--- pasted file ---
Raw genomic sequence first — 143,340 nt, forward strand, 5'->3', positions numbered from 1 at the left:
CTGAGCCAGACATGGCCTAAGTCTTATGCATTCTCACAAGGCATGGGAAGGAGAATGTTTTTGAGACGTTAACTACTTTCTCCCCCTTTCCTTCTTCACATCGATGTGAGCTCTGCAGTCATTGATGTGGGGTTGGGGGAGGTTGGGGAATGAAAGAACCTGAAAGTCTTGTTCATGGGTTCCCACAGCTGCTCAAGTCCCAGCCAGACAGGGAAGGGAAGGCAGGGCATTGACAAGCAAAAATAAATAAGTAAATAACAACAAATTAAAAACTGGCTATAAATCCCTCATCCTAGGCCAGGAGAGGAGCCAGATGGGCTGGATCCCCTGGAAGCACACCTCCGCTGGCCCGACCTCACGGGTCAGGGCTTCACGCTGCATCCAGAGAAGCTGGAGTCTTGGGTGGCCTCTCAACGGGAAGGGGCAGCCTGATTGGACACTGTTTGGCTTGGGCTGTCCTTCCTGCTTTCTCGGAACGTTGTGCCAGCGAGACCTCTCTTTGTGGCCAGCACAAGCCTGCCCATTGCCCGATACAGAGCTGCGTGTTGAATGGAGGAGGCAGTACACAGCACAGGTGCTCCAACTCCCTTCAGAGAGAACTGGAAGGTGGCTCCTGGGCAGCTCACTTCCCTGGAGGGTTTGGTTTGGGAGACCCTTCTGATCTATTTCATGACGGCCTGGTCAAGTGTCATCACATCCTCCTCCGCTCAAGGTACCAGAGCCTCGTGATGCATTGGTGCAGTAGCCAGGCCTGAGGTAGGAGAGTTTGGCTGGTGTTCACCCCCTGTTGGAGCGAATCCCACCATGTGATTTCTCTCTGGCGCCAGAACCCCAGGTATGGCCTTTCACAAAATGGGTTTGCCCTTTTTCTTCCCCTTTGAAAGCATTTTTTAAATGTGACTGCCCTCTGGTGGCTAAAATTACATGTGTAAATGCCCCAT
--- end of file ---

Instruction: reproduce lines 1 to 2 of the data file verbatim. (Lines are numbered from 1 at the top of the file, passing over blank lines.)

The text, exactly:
Raw genomic sequence first — 143,340 nt, forward strand, 5'->3', positions numbered from 1 at the left:
CTGAGCCAGACATGGCCTAAGTCTTATGCATTCTCACAAGGCATGGGAAGGAGAATGTTTTTGAGACGTTAACTACTTTCTCCCCCTTTCCTTCTTCACATCGATGTGAGCTCTGCAGTCATTGATGTGGGGTTGGGGGAGGTTGGGGAATGAAAGAACCTGAAAGTCTTGTTCATGGGTTCCCACAGCTGCTCAAGTCCCAGCCAGACAGGGAAGGGAAGGCAGGGCATTGACAAGCAAAAATAAATAAGTAAATAACAACAAATTAAAAACTGGCTATAAATCCCTCATCCTAGGCCAGGAGAGGAGCCAGATGGGCTGGATCCCCTGGAAGCACACCTCCGCTGGCCCGACCTCACGGGTCAGGGCTTCACGCTGCATCCAGAGAAGCTGGAGTCTTGGGTGGCCTCTCAACGGGAAGGGGCAGCCTGATTGGACACTGTTTGGCTTGGGCTGTCCTTCCTGCTTTCTCGGAACGTTGTGCCAGCGAGACCTCTCTTTGTGGCCAGCACAAGCCTGCCCATTGCCCGATACAGAGCTGCGTGTTGAATGGAGGAGGCAGTACACAGCACAGGTGCTCCAACTCCCTTCAGAGAGAACTGGAAGGTGGCTCCTGGGCAGCTCACTTCCCTGGAGGGTTTGGTTTGGGAGACCCTTCTGATCTATTTCATGACGGCCTGGTCAAGTGTCATCACATCCTCCTCCGCTCAAGGTACCAGAGCCTCGTGATGCATTGGTGCAGTAGCCAGGCCTGAGGTAGGAGAGTTTGGCTGGTGTTCACCCCCTGTTGGAGCGAATCCCACCATGTGATTTCTCTCTGGCGCCAGAACCCCAGGTATGGCCTTTCACAAAATGGGTTTGCCCTTTTTCTTCCCCTTTGAAAGCATTTTTTAAATGTGACTGCCCTCTGGTGGCTAAAATTACATGTGTAAATGCCCCAT